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A Wellness Plan


Cancer treatments in the United States tend to focus on the disease. Yet it is well documented that cancer develops in and affects the whole person.

“Cancer is no simple disease, and effective treatment is not just about killing rogue cells with radiation and chemotherapy.”

- “Cancer Care for the Whole Patient: Meeting Psychosocial Health Needs” by

The National Academies’ Institute of Medicine, October 2007

This section will discuss the whole person, which includes the following aspects of the self:

  • Physical
  • Mental and Emotional
  • Spiritual

Cancer and the Whole Person

Optimizing wellness in the physical body requires attention to more than the disease site. Health occurs in the context of each individual’s physical body, as well as his or her mental, emotional, and spiritual being.

The whole person is also associated within the context of home , work, relationships with family and friends, larger community, religion or spiritual practice, activities, and any other components of his or her life.

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Some survivors might like to make major life changes they have identified through their cancer experience.

The experience of facing a serious, possibly life-threatening disease sometimes provides the motivation people need to make changes they have previously dreamed of.


Everyone is unique. You may not feel a need to change anything.

Maybe you are just beginning this conversation with yourself or perhaps you have already started to achieve greater wellness.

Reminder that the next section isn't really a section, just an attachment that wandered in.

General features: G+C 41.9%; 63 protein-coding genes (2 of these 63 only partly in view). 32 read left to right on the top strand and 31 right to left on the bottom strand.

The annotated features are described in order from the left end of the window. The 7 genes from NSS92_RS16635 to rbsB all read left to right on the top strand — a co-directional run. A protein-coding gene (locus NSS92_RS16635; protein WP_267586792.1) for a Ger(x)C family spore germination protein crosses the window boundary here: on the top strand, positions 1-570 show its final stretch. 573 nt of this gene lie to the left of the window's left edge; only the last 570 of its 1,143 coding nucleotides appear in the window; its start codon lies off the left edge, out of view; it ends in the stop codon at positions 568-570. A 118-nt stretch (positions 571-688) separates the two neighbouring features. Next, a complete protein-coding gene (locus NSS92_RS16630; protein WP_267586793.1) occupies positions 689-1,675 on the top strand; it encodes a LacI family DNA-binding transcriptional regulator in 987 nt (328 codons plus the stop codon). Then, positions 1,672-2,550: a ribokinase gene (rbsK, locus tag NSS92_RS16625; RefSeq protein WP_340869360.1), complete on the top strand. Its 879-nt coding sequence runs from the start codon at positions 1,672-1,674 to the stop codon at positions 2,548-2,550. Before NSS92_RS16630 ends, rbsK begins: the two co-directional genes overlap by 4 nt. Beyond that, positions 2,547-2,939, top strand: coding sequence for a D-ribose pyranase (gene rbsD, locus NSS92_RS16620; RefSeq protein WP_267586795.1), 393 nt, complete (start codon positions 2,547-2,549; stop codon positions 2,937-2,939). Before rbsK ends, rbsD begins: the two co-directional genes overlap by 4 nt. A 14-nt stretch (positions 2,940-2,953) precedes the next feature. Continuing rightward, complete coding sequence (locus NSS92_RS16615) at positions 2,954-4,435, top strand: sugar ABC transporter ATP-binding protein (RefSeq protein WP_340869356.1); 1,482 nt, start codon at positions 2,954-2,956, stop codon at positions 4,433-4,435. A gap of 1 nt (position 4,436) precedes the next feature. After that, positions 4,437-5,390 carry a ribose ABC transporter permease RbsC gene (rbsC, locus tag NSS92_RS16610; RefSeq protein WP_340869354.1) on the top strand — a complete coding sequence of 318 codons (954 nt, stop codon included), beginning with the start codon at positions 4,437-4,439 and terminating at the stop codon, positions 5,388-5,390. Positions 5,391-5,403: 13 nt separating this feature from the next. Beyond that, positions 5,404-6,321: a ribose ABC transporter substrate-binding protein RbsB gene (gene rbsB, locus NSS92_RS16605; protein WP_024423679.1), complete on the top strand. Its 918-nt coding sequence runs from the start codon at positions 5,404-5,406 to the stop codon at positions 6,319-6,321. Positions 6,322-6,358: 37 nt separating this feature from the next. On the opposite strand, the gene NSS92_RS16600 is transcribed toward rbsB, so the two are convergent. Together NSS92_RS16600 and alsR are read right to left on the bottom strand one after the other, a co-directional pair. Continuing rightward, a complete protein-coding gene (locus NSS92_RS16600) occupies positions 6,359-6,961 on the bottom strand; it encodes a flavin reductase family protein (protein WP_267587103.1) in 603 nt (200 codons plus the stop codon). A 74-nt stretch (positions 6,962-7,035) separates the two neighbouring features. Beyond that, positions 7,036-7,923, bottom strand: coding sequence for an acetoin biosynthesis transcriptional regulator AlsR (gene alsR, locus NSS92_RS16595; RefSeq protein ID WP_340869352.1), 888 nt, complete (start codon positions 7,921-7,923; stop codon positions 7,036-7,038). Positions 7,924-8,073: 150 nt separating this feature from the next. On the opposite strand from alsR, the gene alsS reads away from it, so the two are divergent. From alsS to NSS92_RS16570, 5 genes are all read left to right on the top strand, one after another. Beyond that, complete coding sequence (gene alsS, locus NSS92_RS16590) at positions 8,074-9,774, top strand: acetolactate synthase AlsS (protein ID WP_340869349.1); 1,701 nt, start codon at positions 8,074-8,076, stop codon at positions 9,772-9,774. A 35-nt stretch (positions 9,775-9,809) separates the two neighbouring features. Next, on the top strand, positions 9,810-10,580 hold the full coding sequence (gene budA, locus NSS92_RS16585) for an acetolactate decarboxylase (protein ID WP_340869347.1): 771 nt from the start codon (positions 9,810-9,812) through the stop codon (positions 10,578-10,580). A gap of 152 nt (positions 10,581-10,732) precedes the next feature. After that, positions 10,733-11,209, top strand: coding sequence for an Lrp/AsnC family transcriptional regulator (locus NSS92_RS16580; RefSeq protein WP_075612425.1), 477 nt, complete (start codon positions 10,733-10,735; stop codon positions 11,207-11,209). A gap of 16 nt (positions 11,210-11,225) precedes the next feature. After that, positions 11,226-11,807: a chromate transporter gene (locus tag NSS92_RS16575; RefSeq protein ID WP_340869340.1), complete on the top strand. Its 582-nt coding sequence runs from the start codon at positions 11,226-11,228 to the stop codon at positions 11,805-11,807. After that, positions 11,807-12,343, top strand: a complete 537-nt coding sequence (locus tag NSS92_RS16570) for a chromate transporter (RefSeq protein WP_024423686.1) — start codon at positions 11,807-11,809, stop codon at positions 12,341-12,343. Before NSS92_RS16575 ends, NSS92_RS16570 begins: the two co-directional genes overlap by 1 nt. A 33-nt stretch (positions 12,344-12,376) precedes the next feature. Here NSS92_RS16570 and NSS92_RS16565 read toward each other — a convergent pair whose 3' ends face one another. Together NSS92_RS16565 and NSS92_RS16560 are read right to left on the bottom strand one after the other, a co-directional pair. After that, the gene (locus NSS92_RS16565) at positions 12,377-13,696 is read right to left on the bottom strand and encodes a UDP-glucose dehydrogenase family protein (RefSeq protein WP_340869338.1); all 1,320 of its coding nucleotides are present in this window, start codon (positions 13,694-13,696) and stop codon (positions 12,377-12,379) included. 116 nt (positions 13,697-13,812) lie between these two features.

Steps toward greater wellness

After dealing with cancer and its treatments, many survivors want to take proactive steps to improve their health, improve the quality and meaningfulness of their lives, and potentially reduce the risk of recurrence.

Research indicates there are many steps you can take to improve and maintain your vitality. Taking proactive steps toward your wellness also allows you to focus on areas of your life that you can control after cancer. For some people this is very important; for others, not. The most important measure is how you feel.


These strategies impact the physical body, as well as the mental, emotional, and spiritual:

  • Eat Healthy
  • Begin or Increase Exercise
  • Quit or Reduce Alcohol Consumption
  • Quit Smoking

For information about other wellness strategies affecting the physical body, please visit the CISN Cancer 101 Prevention section.

Eat Healthy

The food we eat is one of the most significant influences in the promotion and maintenance of health. Much of the American diet is unhealthy with too much fat, meat, dairy and bread.

Studies show that many foods contain protective substances that help guard against cancer.

Most research indicates the following cancer diet guidelines for persons wanting to reduce your risk of disease or help treat the disease.

What to increase in your diet:
  • Vegetables, especially leafy greens and other colorful veggie treats, also lots of raw salads.
  • Fruits, (Note: Some experts recommend against fruits for cancer patients due to natural sugar content and sugar's impact on disease co-factors (talk to your doctor about this))
  • Fiber, including whole grains, beans, and nuts
  • Fish without high levels of heavy metals such as mercury (or fish oil supplements)
  • Eggs (be sure to check with your doctor if you have high cholesterol)
  • Healthy oils like olive oil